Opinion | White House

Americans think Trump is really bad at being president

The views expressed by contributors are their own and not the view of The Hill

On Feb. 6, barely two weeks into his presidency, Donald Trump tweeted, "Any negative polls are fake news, just like the CNN, ABC, NBC polls in the election."

Nearly 10 months later, the negative polls - the president's ''fake news" charge notwithstanding - have kept coming. The most recent, the Harvard CAPS/Harris Poll, shows Trump at a new low of 41 percent. Most other reputable polls have his job approval rating several points lower.

Barring a dramatic event like 9/11, which temporarily sent President George W. Bush's approval rating soaring from 50 percent to 90 percent, nearly every president's standing with the public declines as the first year unfolds.

When expectations raised during the campaign cannot all be met - some because they are excessive and others because they are contradictory - people become disappointed. 

As a former Gerald Ford aide lamented, "Each [presidential decision] is bound to hurt somebody. ... He will satisfy one group but anger three others." Consequently, presidents experience what political scientists Paul Brace and Barbara Hinckley have labeled a "decay curve," a decline in public approval that normally begins about halfway through the first year of the term and lasts well into the third year.  

But historically that decline has begun only after a six-month or longer "honeymoon" with the public, which new presidents often are able to translate into major legislative victories on Capitol Hill.

In the history of polling from Dwight D. Eisenhower to Barack Obama, every president's initial approval ratings exceeded his share of the popular vote in the election that brought him to power. The increase represented a surge of goodwill toward the new president even among those who wished that his opponent had been elected.

Trump's brutalistic campaign assured that he would not have a honeymoon at all. His 46 percent level of support last November did not increase at all. Trump's Gallup approval rating the week after his inauguration was 45 percent, the lowest ever recorded for a new president.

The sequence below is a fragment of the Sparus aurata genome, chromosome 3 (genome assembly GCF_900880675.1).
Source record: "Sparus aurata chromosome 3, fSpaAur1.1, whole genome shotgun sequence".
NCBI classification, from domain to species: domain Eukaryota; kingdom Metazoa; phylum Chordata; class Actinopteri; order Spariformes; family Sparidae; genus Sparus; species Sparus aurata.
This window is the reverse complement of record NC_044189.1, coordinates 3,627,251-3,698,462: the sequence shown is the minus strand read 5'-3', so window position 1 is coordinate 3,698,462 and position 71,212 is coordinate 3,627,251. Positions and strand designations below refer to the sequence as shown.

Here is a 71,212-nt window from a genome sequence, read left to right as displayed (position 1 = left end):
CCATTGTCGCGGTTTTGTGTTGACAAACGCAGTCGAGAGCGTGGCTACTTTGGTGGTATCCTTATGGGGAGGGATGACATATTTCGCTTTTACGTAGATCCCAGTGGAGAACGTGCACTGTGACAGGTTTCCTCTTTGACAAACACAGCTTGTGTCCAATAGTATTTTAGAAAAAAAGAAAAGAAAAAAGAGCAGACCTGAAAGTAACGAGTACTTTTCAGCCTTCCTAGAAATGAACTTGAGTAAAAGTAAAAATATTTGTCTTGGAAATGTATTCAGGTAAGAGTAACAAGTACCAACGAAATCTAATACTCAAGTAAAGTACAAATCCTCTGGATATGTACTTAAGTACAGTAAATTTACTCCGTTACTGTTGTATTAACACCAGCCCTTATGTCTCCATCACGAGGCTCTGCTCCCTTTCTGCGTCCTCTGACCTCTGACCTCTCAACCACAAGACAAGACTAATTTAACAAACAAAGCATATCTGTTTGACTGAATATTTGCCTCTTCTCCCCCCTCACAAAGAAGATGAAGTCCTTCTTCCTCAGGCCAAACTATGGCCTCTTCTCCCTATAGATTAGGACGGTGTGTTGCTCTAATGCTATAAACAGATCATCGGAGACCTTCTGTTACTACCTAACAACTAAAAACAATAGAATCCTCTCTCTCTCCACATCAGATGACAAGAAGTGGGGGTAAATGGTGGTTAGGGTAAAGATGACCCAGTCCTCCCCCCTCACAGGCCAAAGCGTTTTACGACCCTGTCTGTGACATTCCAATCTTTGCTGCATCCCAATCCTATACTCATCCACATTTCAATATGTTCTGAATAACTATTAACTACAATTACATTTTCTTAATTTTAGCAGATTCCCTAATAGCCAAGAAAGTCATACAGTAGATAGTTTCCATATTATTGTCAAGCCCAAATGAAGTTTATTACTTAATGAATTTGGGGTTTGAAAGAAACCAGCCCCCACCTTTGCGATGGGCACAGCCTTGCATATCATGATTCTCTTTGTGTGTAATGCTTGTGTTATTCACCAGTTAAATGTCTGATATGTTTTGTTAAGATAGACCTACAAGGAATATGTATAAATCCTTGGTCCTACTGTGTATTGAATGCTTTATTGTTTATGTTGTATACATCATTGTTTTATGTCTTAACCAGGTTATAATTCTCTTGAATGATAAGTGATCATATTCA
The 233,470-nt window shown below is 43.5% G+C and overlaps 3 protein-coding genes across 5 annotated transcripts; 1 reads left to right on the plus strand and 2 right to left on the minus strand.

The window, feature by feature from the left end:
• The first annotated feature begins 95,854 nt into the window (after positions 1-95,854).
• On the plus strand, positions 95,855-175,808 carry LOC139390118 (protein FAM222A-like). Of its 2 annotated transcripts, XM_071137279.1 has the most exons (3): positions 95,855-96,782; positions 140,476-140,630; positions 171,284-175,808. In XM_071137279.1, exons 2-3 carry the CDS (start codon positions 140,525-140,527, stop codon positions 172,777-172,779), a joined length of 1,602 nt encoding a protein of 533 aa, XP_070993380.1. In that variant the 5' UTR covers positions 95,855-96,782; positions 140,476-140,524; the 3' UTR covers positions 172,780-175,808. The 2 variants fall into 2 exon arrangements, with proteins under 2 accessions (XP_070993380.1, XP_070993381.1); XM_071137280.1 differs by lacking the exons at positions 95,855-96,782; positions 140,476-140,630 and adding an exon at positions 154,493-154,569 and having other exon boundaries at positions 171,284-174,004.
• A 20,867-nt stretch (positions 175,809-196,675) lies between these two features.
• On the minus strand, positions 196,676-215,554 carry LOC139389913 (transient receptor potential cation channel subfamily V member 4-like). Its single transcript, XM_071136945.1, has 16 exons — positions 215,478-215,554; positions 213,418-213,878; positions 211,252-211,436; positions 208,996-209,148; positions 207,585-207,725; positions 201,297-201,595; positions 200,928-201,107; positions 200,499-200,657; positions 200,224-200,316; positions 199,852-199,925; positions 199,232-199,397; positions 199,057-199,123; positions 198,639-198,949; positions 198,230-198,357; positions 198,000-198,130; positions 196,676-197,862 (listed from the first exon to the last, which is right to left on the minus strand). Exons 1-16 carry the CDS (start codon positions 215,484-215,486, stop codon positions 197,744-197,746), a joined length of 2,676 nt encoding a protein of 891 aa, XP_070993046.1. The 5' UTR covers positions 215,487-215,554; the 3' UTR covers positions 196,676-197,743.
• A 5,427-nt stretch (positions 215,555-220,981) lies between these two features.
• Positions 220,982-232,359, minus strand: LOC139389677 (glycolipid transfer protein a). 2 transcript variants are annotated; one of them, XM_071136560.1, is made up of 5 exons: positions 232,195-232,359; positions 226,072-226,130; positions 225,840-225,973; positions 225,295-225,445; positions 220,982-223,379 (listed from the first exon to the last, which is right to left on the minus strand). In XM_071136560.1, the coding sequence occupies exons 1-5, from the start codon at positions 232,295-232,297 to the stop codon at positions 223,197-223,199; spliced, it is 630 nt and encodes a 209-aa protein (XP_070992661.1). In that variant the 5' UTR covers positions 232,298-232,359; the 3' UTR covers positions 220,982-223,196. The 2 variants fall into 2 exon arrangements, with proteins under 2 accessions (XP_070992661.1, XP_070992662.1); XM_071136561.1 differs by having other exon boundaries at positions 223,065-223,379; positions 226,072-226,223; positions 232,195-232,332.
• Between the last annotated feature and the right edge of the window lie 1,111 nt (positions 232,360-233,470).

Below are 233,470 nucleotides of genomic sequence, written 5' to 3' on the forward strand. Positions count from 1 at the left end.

Monthly YouGov/Economist surveys showed no measurable increase from Election Day onward in the public's assessment of Trump's "qualifications to be president," "temperament to be the president," or "honesty and trustworthiness." 

Pressure from the Democratic grass roots (Trump's approval rating among Democrats consistently has been less than 10 percent) further undermined any claim he might have made to being a unifying figure. As late as mid-September, Hillary Clinton actually said she would not "rule it out" when asked if she would question "the legitimacy of this election if we learn that Russian interference is even deeper than we know now."

But nothing degraded Trump's ability to bring the country together more than his own words and actions as president, which have been designed to unify his base of supporters in opposition to his critics.

Trump's approval rating at the six-month mark was 39 percent, the lowest of any newly elected president in the history of opinion polling, and his disapproval rating was 55 percent, the highest. They have remained within a point or two of those levels ever since, even as public regard for his handling of specific matters such as terrorism and health care has continued to decline. The average net approval rating - that is, the percent approving minus the percent disapproving - for the nine elected presidents from Eisenhower to Obama was +36 percent after six months. Trump's was -16 percent. 

Trump's low standing with the American people is even more exceptional in light of the favorable economic conditions that have prevailed during his first year. Drawing on four decades of data, political analyst Harry Entman calculated that, based on the strength of the economy, Trump's approval rating should be at least 10 points higher than it actually has been. 

To be sure, as 2017 has worn on, most self-identified Republican voters have remained steadfast in their support - about 80 percent in all polls. But the number of people who professed to being Republicans has declined. At the start of the Trump presidency, 31 percent of voters surveyed in the Gallup poll identified with the GOP. By October, only 24 percent did.

A president's job approval rating has no constitutional meaning, of course. What does have meaning is the effect the president's standing has on voting in the first midterm election. Unless Trump is somehow able to turn things around, there's a very good chance the Republicans will lose one or both houses of Congress to the Democrats next year. 

Michael Nelson teaches political science at Rhodes College and is a senior fellow at the University of Virginia's Miller Center. In January the University of Virginia Press will publish his latest book, "Trump's First Year."